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EPA Chief Announces Reversal Of Obama-Era Curbs On Coal Plants


Environmental Protection Agency Administrator Scott Pruitt attends a Cabinet meeting with President Trump in June.

Environmental Protection Agency Administrator Scott Pruitt attends a Cabinet meeting with President Trump in June.

AP, Andrew Harnik

The Trump administration will scuttle an Obama-era clean power plan aimed at reducing greenhouse gas emissions.

The administrator of the Environmental Protection Agency, Scott Pruitt, made the announcement in Hazard, Ky., on Monday, saying the rule hurt coal-fired plants.

“The EPA and no federal agency should ever use its authority to say to you we are going to declare war on any sector of our economy,” Pruitt said, speaking at an event with Senate Majority Leader Mitch McConnell of Kentucky.

“That rule really was about picking winners and losers,” the EPA administrator said.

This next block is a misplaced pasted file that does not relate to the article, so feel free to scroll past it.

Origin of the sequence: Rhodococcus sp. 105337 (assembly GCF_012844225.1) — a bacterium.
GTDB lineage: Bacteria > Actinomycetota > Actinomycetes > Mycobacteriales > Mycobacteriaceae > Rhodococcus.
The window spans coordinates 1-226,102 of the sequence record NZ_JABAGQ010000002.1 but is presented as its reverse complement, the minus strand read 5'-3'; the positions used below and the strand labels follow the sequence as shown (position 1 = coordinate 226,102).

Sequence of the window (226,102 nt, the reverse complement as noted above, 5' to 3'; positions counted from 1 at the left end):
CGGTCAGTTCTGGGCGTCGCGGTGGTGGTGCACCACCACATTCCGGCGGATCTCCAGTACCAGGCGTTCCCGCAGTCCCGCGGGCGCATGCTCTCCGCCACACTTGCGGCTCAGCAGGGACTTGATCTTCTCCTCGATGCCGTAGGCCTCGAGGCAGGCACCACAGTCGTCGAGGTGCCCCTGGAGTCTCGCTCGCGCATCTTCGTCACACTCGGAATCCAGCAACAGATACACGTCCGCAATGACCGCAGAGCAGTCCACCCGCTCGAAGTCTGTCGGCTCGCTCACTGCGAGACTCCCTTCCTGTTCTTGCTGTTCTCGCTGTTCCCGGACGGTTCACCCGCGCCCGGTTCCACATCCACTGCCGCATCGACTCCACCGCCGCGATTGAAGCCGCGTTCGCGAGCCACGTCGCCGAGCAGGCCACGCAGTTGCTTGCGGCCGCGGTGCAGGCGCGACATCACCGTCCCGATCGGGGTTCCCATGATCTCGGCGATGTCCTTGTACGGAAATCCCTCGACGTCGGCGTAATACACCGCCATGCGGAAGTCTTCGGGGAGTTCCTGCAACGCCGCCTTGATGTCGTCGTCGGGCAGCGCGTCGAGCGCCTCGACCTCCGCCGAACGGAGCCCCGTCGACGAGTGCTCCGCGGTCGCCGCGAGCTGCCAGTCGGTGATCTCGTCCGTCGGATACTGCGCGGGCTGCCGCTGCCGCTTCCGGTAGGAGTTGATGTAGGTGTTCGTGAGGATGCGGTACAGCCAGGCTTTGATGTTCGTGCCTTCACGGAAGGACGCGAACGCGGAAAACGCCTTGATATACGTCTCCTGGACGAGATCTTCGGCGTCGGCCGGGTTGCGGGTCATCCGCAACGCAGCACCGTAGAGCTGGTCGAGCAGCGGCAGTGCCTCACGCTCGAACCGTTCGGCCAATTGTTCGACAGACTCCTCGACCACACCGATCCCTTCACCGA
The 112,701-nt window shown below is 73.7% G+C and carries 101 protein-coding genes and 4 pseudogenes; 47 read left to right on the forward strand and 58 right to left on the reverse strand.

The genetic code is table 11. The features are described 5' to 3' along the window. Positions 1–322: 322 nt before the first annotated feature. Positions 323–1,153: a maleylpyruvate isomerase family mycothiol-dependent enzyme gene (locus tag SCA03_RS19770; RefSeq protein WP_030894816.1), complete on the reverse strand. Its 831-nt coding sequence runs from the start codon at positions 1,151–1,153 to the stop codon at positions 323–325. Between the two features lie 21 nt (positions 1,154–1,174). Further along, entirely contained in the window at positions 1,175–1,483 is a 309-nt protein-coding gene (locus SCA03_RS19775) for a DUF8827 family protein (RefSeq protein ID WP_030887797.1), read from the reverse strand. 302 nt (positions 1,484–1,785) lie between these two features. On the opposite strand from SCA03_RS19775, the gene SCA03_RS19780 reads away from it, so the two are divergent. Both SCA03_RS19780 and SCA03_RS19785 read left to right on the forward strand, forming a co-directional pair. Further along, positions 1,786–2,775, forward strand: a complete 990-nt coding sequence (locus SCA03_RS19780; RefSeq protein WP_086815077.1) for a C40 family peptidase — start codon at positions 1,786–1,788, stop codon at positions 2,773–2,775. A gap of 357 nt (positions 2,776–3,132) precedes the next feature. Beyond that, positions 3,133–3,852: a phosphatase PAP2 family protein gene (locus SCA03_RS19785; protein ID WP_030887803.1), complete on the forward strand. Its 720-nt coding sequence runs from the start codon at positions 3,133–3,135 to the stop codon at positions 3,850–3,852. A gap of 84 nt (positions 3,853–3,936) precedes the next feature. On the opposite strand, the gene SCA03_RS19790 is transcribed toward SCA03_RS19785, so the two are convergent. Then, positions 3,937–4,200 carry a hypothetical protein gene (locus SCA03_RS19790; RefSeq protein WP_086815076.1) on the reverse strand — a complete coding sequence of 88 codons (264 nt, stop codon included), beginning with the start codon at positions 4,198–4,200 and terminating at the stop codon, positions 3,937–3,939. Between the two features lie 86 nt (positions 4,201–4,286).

According to The Associated Press, the EPA is “expected to declare the Obama-era rule exceeded federal law by setting emissions standards that power plants could not reasonably meet.”

Coal-fired power plants generate roughly 40 percent of the electricity globally, but generate more than 70 percent of the carbon dioxide, according to the International Energy Agency.

The vast majority of scientists worldwide say that carbon dioxide is a leading contributor to climate change. President Trump, however, has called climate change a hoax perpetrated by China to make U.S. manufacturing non-competitive, but he also said he had an open mind toward efforts to control it.

In June, Trump announced that the U.S. would pull out of the Paris Accord, an international agreement that set a limit on greenhouse gas emissions. At the time, the president said staying in the deal, which is aimed at capping average global temperature increases, “could cost America as much as 2.7 million lost jobs by 2025” and would cause the loss of close to $3 trillion in GDP.

However, the claims of potential job losses have been disputed by economists and climate scientists.

Copyright 2017 NPR. To see more, visit http://www.npr.org/.

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